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Great Sand Dunes National Park & Preserve
Frequently Asked Questions About Sand Dunes Geology

Why are the dunes in this particular spot? Since dunefields
develop downwind of their sand supply, we need to know what is supplying the sand
into this dune system to answer this question. In the past, the sand supplier was
thought to be the Rio Grande, but if that were the case we would expect to find
dunes along much of its course, not just in one spot. A better explanation is that
the sand supply comes from a lake that occasionally fills the northern part of the
San Luis Valley. This lake varies in size depending on climatic conditions and can
range from being totally dry to being about 16 miles long when completely full.
Currently, it is about 1 mile long and is known as San Luis Lake. Streams flow into
this lake bringing water and sand. As the lake dries, the sand is exposed to the
wind and gets blown toward the northeast. This lake is directly downwind from the
dunes and the wind-blown sand starts in the area covered by the lake. The entire
valley floor, from the dunefield to the lake area, is covered by sand. Since the
lake covers a limited area, the sand blown off it is only found upwind of it. That
is why there are sand dunes only in this section of the mountain front.

Why are the dunes so tall? Sand dune shape and behavior are
the result of the wind patterns that create the dune. In areas where the wind blows
mainly from one direction, dunes tend to migrate and are small. In areas like this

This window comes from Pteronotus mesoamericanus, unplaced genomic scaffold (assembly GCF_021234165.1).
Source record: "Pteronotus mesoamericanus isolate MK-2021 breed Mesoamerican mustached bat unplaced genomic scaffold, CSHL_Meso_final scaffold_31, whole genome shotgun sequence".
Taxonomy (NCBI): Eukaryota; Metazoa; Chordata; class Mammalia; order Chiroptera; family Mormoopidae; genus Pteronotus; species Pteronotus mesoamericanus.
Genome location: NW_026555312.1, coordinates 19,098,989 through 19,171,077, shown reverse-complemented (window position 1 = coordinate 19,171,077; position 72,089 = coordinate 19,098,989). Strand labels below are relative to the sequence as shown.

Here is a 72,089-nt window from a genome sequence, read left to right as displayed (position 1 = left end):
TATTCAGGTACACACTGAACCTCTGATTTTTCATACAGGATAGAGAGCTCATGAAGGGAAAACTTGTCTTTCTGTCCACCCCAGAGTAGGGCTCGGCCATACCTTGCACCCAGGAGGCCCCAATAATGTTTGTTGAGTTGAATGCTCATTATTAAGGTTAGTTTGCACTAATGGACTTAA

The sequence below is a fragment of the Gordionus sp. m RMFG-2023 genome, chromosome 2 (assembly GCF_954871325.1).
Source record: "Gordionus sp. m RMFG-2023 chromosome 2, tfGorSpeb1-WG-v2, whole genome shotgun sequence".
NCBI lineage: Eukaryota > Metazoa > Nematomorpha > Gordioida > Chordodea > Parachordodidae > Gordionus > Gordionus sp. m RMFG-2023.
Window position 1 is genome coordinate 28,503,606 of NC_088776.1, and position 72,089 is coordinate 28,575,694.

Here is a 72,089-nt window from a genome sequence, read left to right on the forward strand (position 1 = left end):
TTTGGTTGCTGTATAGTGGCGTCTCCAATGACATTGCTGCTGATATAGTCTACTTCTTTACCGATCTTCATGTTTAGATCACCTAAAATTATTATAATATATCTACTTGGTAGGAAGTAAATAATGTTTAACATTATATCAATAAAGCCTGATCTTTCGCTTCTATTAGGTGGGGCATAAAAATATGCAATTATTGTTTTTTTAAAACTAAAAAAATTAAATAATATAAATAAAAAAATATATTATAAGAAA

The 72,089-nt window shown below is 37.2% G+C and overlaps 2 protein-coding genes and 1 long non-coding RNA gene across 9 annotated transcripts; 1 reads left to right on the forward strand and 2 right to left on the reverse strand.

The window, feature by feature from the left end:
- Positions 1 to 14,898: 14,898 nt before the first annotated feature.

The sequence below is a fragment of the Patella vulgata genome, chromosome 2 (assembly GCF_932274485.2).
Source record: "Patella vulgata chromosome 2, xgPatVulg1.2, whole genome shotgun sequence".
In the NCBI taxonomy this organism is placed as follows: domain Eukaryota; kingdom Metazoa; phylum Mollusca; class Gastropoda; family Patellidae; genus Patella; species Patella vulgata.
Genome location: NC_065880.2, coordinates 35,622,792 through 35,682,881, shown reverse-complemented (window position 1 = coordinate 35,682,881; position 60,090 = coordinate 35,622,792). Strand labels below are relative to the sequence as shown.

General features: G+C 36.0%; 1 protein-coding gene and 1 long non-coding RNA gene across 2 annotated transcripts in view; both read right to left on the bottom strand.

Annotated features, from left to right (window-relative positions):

where the wind blows abundantly in two or more directions, dunes tend to oscillate
and get taller over time.

Why do the dunes stop at the base of the mountains? Many
people think that the mountains are the barriers that stop the dunes, but the real
key is the northeasterly winds and, to a lesser extent, Medano Creek. The northeast
winds counter the southwest wind’s ability to push the dunes toward the mountains.
As we learned in the previous question, dunes in areas with multiple wind directions
tend to stop migrating and grow vertically. The position of the large dunes in the
dunefield is relatively stable. Along the eastern edges of the dunefield, water
flowing down Medano Creek truncates the dunefield and keeps it separated from the
mountain front.

Are these dunes unique? Yes, in the sense that every dunefield
is unique. However, there are similar dunefields. Look closely at the dunes and
notice that there are big sand ridges with smaller sand ridges developed on them.
Every dune is connected to the dune next to it, there is no flat space between the
dunes.

The Great Sand Dunes are actually one giant dune with lots of smaller dunes superimposed
on it. This is a feature called a draa (giant sand dune).
There are also draas in California (Imperial Dunes, Eureka
Dunes, Kelso Dunes, and Dumont Dunes) and Nevada (Sand Mountain). They have big
dunes with similar dune configurations as Great Sand Dunes. They do look a bit like
the dunes here. The difference is that they are in very dry areas and the mountains
surrounding them are barren. At Great Sand Dunes, the mountains are lush with vegetation
and that creates a sense of contrasting environments, as if the dunes shouldn’t
be here. But we can also find other dunes surrounded by abundant vegetation in Oregon
(Oregon Dunes), Idaho (St. Anthony’s Dunes), Michigan (Sleeping Bear Dunes) and
Maine (the Desert of Maine). There are even dunes on Mars! There is a crater with
dunes along the edge that, from space, looks like Great Sand Dunes.

Where are the biggest sand dunes in the world? I did a search
for other large dunes and this is what I found. In China’s Badain Jaran Desert the
dunes are reported to reach 1640 feet. The tallest dunes in the Sahara Desert are
around 1500 feet, and in the Namibian Desert they grow to around 1200 feet.

These answers reflect our current scientific thinking about some of the questions
asked about this place. When you stop in to visit, ask at the Visitor Center for
our free information sheet on geology for answers to other common questions.

Courtesy Andrew Valdez, National Park Service geologist at Great Sand
Dunes.

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